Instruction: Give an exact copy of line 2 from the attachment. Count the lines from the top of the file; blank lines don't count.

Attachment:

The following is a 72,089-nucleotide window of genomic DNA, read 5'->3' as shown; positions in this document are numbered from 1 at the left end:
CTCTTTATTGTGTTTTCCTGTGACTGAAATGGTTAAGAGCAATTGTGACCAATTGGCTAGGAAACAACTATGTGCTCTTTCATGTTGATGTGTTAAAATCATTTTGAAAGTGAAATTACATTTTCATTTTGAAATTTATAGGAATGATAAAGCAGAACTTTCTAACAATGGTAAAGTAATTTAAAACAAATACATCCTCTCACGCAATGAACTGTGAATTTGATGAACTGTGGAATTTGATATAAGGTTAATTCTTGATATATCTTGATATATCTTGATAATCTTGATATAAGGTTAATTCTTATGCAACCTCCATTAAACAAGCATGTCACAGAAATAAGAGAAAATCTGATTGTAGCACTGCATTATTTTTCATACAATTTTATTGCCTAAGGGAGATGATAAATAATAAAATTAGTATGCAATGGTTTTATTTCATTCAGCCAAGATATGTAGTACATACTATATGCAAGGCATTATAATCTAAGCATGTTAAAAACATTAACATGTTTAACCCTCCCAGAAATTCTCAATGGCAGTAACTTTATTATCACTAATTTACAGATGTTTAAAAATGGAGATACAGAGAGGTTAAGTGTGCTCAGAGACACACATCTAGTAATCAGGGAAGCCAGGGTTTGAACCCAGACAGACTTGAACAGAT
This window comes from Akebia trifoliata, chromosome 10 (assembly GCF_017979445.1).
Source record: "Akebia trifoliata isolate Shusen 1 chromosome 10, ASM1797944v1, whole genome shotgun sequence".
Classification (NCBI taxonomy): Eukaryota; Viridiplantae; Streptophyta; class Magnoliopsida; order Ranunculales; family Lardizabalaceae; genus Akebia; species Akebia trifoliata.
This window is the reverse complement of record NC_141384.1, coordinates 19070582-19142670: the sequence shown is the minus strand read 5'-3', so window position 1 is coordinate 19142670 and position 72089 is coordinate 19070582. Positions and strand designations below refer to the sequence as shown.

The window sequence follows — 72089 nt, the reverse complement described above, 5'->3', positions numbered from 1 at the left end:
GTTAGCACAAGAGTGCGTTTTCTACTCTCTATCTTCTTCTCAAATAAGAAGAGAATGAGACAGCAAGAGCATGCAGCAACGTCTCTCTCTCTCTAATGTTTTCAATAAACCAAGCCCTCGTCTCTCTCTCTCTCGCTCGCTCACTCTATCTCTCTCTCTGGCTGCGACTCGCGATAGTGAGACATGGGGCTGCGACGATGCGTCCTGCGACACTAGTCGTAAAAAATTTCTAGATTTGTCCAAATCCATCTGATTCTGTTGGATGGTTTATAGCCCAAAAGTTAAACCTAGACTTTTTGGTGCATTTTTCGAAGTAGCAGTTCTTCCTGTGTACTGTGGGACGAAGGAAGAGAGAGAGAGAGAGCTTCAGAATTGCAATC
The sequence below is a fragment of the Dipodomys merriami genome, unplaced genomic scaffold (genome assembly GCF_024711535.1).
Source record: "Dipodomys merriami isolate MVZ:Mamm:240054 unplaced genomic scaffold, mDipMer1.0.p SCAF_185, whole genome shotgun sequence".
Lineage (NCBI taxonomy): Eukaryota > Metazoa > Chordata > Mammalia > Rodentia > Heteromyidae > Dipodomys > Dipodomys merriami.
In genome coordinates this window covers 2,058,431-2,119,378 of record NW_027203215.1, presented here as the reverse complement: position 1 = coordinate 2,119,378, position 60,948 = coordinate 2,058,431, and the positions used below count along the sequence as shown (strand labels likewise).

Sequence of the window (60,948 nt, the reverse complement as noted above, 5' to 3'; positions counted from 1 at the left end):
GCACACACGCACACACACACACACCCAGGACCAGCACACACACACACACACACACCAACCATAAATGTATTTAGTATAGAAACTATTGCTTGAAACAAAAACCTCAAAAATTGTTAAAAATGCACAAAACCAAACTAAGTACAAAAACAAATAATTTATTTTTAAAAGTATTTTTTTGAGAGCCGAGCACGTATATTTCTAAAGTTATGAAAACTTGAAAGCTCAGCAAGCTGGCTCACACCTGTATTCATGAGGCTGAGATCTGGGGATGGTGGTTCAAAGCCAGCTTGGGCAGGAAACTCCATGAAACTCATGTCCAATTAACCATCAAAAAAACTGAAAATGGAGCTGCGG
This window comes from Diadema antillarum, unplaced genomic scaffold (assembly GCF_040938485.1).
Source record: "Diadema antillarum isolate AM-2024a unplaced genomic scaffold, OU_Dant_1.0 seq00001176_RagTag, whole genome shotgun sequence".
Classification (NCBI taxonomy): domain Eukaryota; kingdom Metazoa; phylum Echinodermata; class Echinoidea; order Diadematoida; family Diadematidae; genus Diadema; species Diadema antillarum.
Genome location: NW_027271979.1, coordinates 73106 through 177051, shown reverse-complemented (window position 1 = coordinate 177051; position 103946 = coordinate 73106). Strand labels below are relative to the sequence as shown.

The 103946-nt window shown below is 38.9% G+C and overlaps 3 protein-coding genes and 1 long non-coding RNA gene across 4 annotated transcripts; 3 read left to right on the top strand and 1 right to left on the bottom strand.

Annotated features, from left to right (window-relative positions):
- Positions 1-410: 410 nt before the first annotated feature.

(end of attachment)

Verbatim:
CTCTTTATTGTGTTTTCCTGTGACTGAAATGGTTAAGAGCAATTGTGACCAATTGGCTAGGAAACAACTATGTGCTCTTTCATGTTGATGTGTTAAAATCATTTTGAAAGTGAAATTACATTTTCATTTTGAAATTTATAGGAATGATAAAGCAGAACTTTCTAACAATGGTAAAGTAATTTAAAACAAATACATCCTCTCACGCAATGAACTGTGAATTTGATGAACTGTGGAATTTGATATAAGGTTAATTCTTGATATATCTTGATATATCTTGATAATCTTGATATAAGGTTAATTCTTATGCAACCTCCATTAAACAAGCATGTCACAGAAATAAGAGAAAATCTGATTGTAGCACTGCATTATTTTTCATACAATTTTATTGCCTAAGGGAGATGATAAATAATAAAATTAGTATGCAATGGTTTTATTTCATTCAGCCAAGATATGTAGTACATACTATATGCAAGGCATTATAATCTAAGCATGTTAAAAACATTAACATGTTTAACCCTCCCAGAAATTCTCAATGGCAGTAACTTTATTATCACTAATTTACAGATGTTTAAAAATGGAGATACAGAGAGGTTAAGTGTGCTCAGAGACACACATCTAGTAATCAGGGAAGCCAGGGTTTGAACCCAGACAGACTTGAACAGAT